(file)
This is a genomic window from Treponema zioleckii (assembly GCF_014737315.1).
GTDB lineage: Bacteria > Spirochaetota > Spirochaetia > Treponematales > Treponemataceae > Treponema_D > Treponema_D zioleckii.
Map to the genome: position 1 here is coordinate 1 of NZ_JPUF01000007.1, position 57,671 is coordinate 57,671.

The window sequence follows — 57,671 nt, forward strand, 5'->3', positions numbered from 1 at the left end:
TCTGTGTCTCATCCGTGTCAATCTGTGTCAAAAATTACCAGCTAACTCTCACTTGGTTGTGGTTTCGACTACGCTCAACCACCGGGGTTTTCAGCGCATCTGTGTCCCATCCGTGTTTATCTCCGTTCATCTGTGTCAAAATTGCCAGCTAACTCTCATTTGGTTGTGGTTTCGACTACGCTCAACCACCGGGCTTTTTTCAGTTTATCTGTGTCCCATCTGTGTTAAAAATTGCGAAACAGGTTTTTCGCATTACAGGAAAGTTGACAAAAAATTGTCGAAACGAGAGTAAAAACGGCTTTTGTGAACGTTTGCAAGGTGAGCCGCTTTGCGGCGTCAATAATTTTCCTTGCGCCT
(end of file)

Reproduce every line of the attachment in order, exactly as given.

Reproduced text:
This is a genomic window from Treponema zioleckii (assembly GCF_014737315.1).
GTDB lineage: Bacteria > Spirochaetota > Spirochaetia > Treponematales > Treponemataceae > Treponema_D > Treponema_D zioleckii.
Map to the genome: position 1 here is coordinate 1 of NZ_JPUF01000007.1, position 57,671 is coordinate 57,671.

The window sequence follows — 57,671 nt, forward strand, 5'->3', positions numbered from 1 at the left end:
TCTGTGTCTCATCCGTGTCAATCTGTGTCAAAAATTACCAGCTAACTCTCACTTGGTTGTGGTTTCGACTACGCTCAACCACCGGGGTTTTCAGCGCATCTGTGTCCCATCCGTGTTTATCTCCGTTCATCTGTGTCAAAATTGCCAGCTAACTCTCATTTGGTTGTGGTTTCGACTACGCTCAACCACCGGGCTTTTTTCAGTTTATCTGTGTCCCATCTGTGTTAAAAATTGCGAAACAGGTTTTTCGCATTACAGGAAAGTTGACAAAAAATTGTCGAAACGAGAGTAAAAACGGCTTTTGTGAACGTTTGCAAGGTGAGCCGCTTTGCGGCGTCAATAATTTTCCTTGCGCCT